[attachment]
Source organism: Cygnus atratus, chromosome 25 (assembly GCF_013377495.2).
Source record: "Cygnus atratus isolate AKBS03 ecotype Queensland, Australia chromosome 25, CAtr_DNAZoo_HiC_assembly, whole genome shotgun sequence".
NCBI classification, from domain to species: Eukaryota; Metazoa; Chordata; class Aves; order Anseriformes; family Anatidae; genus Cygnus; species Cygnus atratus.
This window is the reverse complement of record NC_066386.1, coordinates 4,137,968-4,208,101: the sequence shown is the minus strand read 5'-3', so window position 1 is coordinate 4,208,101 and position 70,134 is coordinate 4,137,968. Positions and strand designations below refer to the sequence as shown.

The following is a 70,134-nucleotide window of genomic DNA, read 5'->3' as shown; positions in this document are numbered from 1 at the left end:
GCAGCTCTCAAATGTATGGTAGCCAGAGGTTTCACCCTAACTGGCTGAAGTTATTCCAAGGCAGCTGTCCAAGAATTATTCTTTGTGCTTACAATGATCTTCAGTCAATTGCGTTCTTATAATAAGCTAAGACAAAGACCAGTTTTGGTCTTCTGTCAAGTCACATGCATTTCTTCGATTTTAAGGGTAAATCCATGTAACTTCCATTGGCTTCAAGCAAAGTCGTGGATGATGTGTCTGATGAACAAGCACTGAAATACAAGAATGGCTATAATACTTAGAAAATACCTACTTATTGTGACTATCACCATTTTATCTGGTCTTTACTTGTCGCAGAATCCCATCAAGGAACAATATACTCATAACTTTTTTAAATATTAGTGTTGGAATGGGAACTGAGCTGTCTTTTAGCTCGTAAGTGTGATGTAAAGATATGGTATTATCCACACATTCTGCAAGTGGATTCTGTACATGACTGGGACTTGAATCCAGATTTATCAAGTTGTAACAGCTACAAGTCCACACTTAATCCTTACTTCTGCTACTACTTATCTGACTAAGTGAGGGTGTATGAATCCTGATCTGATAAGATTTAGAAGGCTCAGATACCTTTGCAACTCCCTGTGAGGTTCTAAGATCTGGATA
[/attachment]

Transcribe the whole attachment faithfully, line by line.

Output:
Source organism: Cygnus atratus, chromosome 25 (assembly GCF_013377495.2).
Source record: "Cygnus atratus isolate AKBS03 ecotype Queensland, Australia chromosome 25, CAtr_DNAZoo_HiC_assembly, whole genome shotgun sequence".
NCBI classification, from domain to species: Eukaryota; Metazoa; Chordata; class Aves; order Anseriformes; family Anatidae; genus Cygnus; species Cygnus atratus.
This window is the reverse complement of record NC_066386.1, coordinates 4,137,968-4,208,101: the sequence shown is the minus strand read 5'-3', so window position 1 is coordinate 4,208,101 and position 70,134 is coordinate 4,137,968. Positions and strand designations below refer to the sequence as shown.

The following is a 70,134-nucleotide window of genomic DNA, read 5'->3' as shown; positions in this document are numbered from 1 at the left end:
GCAGCTCTCAAATGTATGGTAGCCAGAGGTTTCACCCTAACTGGCTGAAGTTATTCCAAGGCAGCTGTCCAAGAATTATTCTTTGTGCTTACAATGATCTTCAGTCAATTGCGTTCTTATAATAAGCTAAGACAAAGACCAGTTTTGGTCTTCTGTCAAGTCACATGCATTTCTTCGATTTTAAGGGTAAATCCATGTAACTTCCATTGGCTTCAAGCAAAGTCGTGGATGATGTGTCTGATGAACAAGCACTGAAATACAAGAATGGCTATAATACTTAGAAAATACCTACTTATTGTGACTATCACCATTTTATCTGGTCTTTACTTGTCGCAGAATCCCATCAAGGAACAATATACTCATAACTTTTTTAAATATTAGTGTTGGAATGGGAACTGAGCTGTCTTTTAGCTCGTAAGTGTGATGTAAAGATATGGTATTATCCACACATTCTGCAAGTGGATTCTGTACATGACTGGGACTTGAATCCAGATTTATCAAGTTGTAACAGCTACAAGTCCACACTTAATCCTTACTTCTGCTACTACTTATCTGACTAAGTGAGGGTGTATGAATCCTGATCTGATAAGATTTAGAAGGCTCAGATACCTTTGCAACTCCCTGTGAGGTTCTAAGATCTGGATA